The Bachelor of Music in music history is appropriate for students who enjoy the academic or intellectual approach to music. Music history combines the study of individual musical works - the literature of music, its symphonies, sonatas, and songs - with historical, philosophical, and social contexts. This combination both enriches the understanding of beloved musical works and broadens our values regarding listening, performance, and composition. Those who like to use musical knowledge to awaken an appreciation of music in others, who enjoy finding out the "background" or context of a work, or who are skilled in investigating and communicating may find they have a talent for music history.
Music historians may be found in surprising areas: as conductors or music directors, using a research background to develop finer interpretations of works and put together enjoyable and challenging programs; as performers, especially but not exclusively those who use historical performance techniques or older instruments; as journalists, communicating to amateurs by reviewing concerts and writing program notes; as political advocates, promoting the value of the arts and humanities; and frequently as librarians and information scientists, combining research training with a library degree to help others classify and research music. For highly talented students there is also the possibility of studying music history as a preparation to graduate work in musicology, leading to the Ph.D. and the possibility of an academic career. Many Pacific graduates have gone on to have successful academic careers in music history.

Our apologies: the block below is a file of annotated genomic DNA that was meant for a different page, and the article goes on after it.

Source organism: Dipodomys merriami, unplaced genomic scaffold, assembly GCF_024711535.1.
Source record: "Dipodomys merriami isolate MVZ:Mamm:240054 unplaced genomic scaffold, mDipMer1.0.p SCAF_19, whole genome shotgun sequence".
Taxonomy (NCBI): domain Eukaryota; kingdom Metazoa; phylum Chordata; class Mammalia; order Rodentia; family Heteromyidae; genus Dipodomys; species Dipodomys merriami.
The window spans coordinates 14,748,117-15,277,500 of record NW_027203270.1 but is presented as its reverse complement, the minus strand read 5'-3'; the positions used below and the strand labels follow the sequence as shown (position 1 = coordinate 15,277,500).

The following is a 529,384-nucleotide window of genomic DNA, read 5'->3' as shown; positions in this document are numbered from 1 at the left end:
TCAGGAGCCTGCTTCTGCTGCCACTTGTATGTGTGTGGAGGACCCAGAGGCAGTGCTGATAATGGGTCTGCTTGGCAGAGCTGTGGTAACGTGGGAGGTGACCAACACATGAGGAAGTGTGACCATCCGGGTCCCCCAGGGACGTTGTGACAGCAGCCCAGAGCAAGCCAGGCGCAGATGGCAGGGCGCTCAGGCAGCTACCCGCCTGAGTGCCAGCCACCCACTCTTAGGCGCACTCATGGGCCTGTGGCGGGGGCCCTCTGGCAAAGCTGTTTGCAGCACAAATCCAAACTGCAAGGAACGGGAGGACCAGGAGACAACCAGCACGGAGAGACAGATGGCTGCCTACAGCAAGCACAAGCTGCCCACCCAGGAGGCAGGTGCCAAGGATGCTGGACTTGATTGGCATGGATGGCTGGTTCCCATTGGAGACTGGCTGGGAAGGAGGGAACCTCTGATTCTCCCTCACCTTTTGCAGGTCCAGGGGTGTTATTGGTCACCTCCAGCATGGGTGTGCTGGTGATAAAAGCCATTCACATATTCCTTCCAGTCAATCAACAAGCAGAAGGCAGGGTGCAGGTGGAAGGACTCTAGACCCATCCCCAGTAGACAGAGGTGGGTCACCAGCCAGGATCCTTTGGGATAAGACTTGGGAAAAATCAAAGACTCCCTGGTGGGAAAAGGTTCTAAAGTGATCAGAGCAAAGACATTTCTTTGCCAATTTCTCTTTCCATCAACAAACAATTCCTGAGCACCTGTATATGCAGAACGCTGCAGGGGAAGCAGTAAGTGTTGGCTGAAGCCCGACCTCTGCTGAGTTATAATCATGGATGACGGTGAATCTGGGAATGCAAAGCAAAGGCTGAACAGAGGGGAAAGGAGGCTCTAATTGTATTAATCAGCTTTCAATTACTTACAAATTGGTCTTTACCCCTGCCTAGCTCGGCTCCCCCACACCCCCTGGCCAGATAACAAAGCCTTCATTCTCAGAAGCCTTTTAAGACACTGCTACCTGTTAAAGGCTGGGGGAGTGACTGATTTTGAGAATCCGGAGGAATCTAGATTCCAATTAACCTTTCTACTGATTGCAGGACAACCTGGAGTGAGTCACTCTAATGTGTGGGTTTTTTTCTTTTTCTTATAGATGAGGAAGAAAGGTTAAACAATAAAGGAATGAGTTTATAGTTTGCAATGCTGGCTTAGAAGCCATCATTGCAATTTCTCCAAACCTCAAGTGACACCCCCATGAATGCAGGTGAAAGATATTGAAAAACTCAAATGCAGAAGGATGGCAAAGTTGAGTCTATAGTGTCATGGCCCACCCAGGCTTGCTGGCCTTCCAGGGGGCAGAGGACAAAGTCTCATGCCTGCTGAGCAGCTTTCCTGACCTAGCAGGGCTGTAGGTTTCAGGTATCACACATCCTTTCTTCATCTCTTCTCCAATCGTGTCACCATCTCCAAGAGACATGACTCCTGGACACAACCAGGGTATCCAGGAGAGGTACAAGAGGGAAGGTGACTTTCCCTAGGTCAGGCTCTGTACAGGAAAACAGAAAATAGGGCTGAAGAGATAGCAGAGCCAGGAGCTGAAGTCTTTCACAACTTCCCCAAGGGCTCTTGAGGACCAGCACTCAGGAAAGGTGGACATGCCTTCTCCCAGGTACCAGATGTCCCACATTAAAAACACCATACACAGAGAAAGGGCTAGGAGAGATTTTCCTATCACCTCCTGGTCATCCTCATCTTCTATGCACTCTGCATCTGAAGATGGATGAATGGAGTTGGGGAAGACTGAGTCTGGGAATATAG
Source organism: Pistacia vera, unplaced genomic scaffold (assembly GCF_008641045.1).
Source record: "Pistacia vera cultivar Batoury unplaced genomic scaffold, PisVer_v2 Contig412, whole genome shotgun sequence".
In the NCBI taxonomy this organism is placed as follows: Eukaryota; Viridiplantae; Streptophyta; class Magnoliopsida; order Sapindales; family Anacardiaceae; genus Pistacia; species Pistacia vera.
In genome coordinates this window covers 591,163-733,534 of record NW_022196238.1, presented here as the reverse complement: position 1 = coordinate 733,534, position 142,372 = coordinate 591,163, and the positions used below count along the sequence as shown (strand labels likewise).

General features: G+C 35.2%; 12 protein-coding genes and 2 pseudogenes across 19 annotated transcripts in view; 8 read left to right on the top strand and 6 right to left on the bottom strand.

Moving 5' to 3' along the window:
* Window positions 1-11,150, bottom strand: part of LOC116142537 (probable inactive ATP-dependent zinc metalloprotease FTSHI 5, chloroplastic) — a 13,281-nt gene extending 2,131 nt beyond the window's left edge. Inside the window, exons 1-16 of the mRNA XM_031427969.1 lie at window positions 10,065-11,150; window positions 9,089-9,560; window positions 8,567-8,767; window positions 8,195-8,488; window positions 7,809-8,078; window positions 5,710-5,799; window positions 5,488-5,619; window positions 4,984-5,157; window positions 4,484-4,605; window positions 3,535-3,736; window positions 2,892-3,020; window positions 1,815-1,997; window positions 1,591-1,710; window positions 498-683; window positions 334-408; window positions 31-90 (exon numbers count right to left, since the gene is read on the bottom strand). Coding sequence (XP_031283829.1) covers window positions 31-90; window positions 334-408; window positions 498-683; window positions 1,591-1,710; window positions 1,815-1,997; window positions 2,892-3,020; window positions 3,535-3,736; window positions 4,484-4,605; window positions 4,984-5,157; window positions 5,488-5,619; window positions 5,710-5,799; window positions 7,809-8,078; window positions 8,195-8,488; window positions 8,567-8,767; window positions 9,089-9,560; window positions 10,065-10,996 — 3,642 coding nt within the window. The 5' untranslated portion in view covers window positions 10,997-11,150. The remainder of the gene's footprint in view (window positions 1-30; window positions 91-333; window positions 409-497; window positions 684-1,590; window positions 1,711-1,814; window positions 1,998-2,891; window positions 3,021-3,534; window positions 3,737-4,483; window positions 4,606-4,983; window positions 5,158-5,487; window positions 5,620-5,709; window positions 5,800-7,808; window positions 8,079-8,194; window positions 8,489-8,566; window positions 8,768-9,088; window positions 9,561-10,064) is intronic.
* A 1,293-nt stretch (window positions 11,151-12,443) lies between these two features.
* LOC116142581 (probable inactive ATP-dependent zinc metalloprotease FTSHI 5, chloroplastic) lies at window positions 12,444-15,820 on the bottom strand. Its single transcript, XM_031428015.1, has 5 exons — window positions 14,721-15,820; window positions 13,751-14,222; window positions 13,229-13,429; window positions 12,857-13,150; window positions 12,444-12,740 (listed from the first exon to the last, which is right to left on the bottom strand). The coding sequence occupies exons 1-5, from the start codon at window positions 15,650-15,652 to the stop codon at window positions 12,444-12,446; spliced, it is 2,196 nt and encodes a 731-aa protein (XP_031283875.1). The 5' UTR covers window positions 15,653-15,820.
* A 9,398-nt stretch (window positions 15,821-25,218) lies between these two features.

The music history program at Pacific begins with the core requirements that apply to all conservatory students: a two-semester survey of Western music, as well as four semesters of music theory and aural perception. A series of upper-level courses is available in rotation for the junior and senior years; past examples have included American Music, Beethoven, Early Romanticism, The Bach Family, and Program Music. These seminar courses are meant to immerse students in a particular topic and period, acquaint them with techniques of historical research, and afford opportunities for writing. These courses fulfill requirements for other conservatory students as well, and are open to all who have the prerequisites, but a music history major takes a higher proportion of these upper-level courses. A senior thesis, on a self-designed topic, is required of music history majors as a summative experience.
The ideal music history student is one who performs at a high level academically and is also a good musician, as the program combines intensive Conservatory musical training with academic work in music and the other humanities, including foreign language. German is the typical language of study. Courses in related areas, such as art history, European or American history, and the social sciences are encouraged; a list of recommended courses is available from the program director.
It is rare for entering students to have any experience in music history; students generally declare the music history major in the second year, after taking the core music history courses. A number of upper-level courses are required, but there is plenty of room for electives, especially in the liberal arts. This flexibility makes the B.M. in Music History a good degree for a double major within the conservatory. A double degree outside the conservatory may be possible with careful planning, and is also encouraged. A minor in music history is also available.
Music History Faculty
Sarah Waltz, Program Director of Music History
Assistant Professor in Music History, 2007
B.A. in Physics, Oberlin College
B.M. in Musicology, Oberlin Conservatory
Ph.D., Yale University
Lecturer of Music Theory and Music History, 1998
B.M., M.M., University of Oregon
D.M.A., Boston University